How far are people willing to go to produce their art? For Blood Simple, the Coen brothers went knocking from door to door to raise money for production. Francis Ford Coppola invested millions of his own dollars and mortgaged his home to complete Apocalypse Now. Werner Herzog pulled a 340-ton steamship over a mountain to achieve realism in Fitzcarraldo.
But the dedication of these filmmakers pales in comparison to that of Jafar Panahi, who, despite a six-year prison sentence and a twenty-year ban from filmmaking by the Iranian government, has still made four feature films.
For Panahi, the punishment imposed by his government has meant that he has had to become more covert in his filmmaking. Whether by shooting films entirely within his home, enclosed by dark curtains on all the windows, or posing as a taxi driver in Tehran, Panahi has managed to continue making striking cinema while circumventing the powers that be.
As a major presence on the Iranian New Wave scene, Panahi’s work has continually challenged the conservative laws and traditions in Iran, namely those regarding women and media censorship. As a long-time advocate for liberalizing the distribution of filmmaking equipment in his home country, Panahi’s ban has forced him to continue expanding the possibilities of how to get his movies made. Using iPhones, CCTV cameras, and Blackmagic pocket-sized digital cameras, Panahi has realigned the audience’s perceptions of production and technology when it comes to making a movie. He has shown us that it is not how one makes a film that matters, but the act of filmmaking that is of real importance. Panahi’s films are literal representations of the laws which he, in making them, defied.
In Closed Curtain (2013), a screenwriter (Panahi) shuts himself away from the world with only his dog, until a young, suicidal woman fleeing from authorities, arrives unexpectedly and disturbs his peace. The camera never leaves the house, mirroring how Panahi’s creative mind has been trapped by the ban placed on him. In the middle of the film, burglars break in and ransack the house. The only thing of value that they leave behind are the posters of Panahi’s old films on the walls. “You can’t steal reality,” a young woman remarks. They may try to take Panahi’s ability to make films, but they cannot take away what he has already made, nor the truths which he exposed.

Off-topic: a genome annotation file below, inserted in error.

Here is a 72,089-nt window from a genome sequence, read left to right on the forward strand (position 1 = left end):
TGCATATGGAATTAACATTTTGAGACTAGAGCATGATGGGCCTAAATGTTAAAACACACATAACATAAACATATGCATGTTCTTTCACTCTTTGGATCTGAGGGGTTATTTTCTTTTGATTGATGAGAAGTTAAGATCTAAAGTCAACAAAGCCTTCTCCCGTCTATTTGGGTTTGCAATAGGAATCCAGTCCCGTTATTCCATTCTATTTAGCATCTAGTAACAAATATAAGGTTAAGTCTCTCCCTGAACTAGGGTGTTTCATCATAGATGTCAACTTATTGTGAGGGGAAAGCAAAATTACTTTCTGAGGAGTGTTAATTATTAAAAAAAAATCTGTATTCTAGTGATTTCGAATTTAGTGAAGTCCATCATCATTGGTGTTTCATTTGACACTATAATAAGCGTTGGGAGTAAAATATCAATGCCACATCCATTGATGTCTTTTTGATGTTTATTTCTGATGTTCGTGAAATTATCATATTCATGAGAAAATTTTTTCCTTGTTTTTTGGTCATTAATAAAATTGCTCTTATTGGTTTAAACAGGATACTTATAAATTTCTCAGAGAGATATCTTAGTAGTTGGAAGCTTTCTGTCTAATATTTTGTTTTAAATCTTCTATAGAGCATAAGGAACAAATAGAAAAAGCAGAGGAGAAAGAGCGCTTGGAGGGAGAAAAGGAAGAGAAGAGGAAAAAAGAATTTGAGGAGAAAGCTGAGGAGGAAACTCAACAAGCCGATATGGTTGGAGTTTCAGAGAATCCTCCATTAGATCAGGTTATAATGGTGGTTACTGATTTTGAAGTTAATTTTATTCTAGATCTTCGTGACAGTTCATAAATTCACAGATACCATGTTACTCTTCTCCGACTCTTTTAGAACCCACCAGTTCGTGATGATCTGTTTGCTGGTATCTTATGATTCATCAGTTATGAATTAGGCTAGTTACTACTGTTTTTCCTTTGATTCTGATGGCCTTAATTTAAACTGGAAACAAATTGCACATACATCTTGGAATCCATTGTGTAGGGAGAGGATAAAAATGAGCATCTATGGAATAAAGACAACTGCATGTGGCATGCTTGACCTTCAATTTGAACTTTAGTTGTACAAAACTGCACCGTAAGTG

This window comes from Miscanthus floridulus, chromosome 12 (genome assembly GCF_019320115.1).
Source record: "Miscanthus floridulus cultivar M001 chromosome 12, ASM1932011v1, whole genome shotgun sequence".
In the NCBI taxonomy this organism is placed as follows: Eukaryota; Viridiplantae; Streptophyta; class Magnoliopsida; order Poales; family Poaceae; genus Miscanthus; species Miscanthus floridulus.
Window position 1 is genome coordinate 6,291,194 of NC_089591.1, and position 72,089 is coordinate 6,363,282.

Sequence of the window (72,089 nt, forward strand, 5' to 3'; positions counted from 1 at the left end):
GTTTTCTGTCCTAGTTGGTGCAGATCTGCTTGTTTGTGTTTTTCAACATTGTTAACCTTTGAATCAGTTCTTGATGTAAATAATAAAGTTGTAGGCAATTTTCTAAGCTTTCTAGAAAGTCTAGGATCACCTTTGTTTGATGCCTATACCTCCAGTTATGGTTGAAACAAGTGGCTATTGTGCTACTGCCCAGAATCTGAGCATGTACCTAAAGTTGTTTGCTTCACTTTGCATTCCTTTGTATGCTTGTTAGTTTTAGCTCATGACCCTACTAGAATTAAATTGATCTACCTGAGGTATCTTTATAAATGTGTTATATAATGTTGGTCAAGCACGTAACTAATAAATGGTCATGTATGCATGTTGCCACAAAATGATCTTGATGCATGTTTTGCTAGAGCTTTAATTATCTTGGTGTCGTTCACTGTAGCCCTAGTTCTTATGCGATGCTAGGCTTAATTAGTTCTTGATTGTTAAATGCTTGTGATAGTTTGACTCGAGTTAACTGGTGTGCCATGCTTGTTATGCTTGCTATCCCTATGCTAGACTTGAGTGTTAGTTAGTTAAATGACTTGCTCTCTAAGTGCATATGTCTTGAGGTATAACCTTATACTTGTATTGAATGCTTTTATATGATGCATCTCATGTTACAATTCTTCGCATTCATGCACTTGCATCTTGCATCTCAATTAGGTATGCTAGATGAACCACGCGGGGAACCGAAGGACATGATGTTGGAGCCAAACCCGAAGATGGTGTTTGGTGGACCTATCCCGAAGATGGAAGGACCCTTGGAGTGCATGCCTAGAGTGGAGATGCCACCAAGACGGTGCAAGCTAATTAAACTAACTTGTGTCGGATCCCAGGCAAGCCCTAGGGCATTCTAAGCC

His next feature, Taxi (2015) is told in real-time, with Pahani again playing himself, posing as a taxi driver. Similar in style to Closed Curtains, the camera never leaves the cab, with Panahi utilizing two covert cameras on the dashboard and an additional digital camera. Throughout the day, some of the passengers recognize Panahi as the famous filmmaker, others think he is merely a taxi driver. The result is a surreal film with intense, fictional sequences that remain rooted in the harsh reality of being a rebel filmmaker in Iran.
Panahi’s latest, Three Faces (2018), which premiered at Cannes earlier this year, follows three actresses, all at different stages of their careers, all three of which examine the difficulties of producing films in an environment where creativity is restricted.
The pseudo-documentary style of Panahi’s films creates the unique effect in which each film serves as a commentary on itself. Panahi is aware of his status, and though he must make his films covertly, he chooses to address his circumstances head-on, almost as if he is antagonizing those who would try to stop him. Since his filmmaking ban has been imposed, Panahi has continued to give audiences a real-life look into the everyday world of Iran and the artistic struggles which are, unfortunately, so deeply ingrained there. Panahi may have just turned fifty-eight years old, but if a national government can’t stop him, surely age cannot either.
Watch Now: Jafar Panahi’s Closed Curtain.